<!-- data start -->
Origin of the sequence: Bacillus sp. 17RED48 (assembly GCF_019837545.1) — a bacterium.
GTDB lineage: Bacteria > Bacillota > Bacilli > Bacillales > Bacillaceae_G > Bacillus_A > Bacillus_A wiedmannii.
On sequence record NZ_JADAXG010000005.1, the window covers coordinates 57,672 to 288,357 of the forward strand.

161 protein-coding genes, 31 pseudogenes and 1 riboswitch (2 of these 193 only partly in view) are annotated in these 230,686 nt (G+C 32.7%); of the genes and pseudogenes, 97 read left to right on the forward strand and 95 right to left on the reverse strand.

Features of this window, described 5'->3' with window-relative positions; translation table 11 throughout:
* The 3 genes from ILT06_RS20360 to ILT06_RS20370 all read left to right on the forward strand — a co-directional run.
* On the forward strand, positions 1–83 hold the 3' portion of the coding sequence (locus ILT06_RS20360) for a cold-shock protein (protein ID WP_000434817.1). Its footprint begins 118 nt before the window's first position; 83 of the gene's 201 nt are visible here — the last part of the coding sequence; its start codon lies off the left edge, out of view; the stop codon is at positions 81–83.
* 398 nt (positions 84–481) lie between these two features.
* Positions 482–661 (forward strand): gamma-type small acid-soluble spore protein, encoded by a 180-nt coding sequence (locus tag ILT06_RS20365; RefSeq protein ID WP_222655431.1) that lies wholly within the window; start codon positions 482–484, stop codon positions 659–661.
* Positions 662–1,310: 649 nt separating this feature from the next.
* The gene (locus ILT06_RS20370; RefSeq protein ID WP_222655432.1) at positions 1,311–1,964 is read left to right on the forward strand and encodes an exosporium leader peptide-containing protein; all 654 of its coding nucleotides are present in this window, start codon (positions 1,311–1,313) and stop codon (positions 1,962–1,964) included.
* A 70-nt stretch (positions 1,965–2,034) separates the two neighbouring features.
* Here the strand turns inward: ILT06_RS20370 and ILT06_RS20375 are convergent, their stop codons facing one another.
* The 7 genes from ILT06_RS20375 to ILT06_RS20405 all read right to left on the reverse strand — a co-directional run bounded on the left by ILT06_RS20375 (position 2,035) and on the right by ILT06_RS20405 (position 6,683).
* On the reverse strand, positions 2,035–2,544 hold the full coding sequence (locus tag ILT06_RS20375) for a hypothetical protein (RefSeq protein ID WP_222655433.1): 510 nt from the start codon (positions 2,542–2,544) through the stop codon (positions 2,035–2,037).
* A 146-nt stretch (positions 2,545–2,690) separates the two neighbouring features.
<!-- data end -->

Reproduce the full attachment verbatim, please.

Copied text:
Origin of the sequence: Bacillus sp. 17RED48 (assembly GCF_019837545.1) — a bacterium.
GTDB lineage: Bacteria > Bacillota > Bacilli > Bacillales > Bacillaceae_G > Bacillus_A > Bacillus_A wiedmannii.
On sequence record NZ_JADAXG010000005.1, the window covers coordinates 57,672 to 288,357 of the forward strand.

161 protein-coding genes, 31 pseudogenes and 1 riboswitch (2 of these 193 only partly in view) are annotated in these 230,686 nt (G+C 32.7%); of the genes and pseudogenes, 97 read left to right on the forward strand and 95 right to left on the reverse strand.

Features of this window, described 5'->3' with window-relative positions; translation table 11 throughout:
* The 3 genes from ILT06_RS20360 to ILT06_RS20370 all read left to right on the forward strand — a co-directional run.
* On the forward strand, positions 1–83 hold the 3' portion of the coding sequence (locus ILT06_RS20360) for a cold-shock protein (protein ID WP_000434817.1). Its footprint begins 118 nt before the window's first position; 83 of the gene's 201 nt are visible here — the last part of the coding sequence; its start codon lies off the left edge, out of view; the stop codon is at positions 81–83.
* 398 nt (positions 84–481) lie between these two features.
* Positions 482–661 (forward strand): gamma-type small acid-soluble spore protein, encoded by a 180-nt coding sequence (locus tag ILT06_RS20365; RefSeq protein ID WP_222655431.1) that lies wholly within the window; start codon positions 482–484, stop codon positions 659–661.
* Positions 662–1,310: 649 nt separating this feature from the next.
* The gene (locus ILT06_RS20370; RefSeq protein ID WP_222655432.1) at positions 1,311–1,964 is read left to right on the forward strand and encodes an exosporium leader peptide-containing protein; all 654 of its coding nucleotides are present in this window, start codon (positions 1,311–1,313) and stop codon (positions 1,962–1,964) included.
* A 70-nt stretch (positions 1,965–2,034) separates the two neighbouring features.
* Here the strand turns inward: ILT06_RS20370 and ILT06_RS20375 are convergent, their stop codons facing one another.
* The 7 genes from ILT06_RS20375 to ILT06_RS20405 all read right to left on the reverse strand — a co-directional run bounded on the left by ILT06_RS20375 (position 2,035) and on the right by ILT06_RS20405 (position 6,683).
* On the reverse strand, positions 2,035–2,544 hold the full coding sequence (locus tag ILT06_RS20375) for a hypothetical protein (RefSeq protein ID WP_222655433.1): 510 nt from the start codon (positions 2,542–2,544) through the stop codon (positions 2,035–2,037).
* A 146-nt stretch (positions 2,545–2,690) separates the two neighbouring features.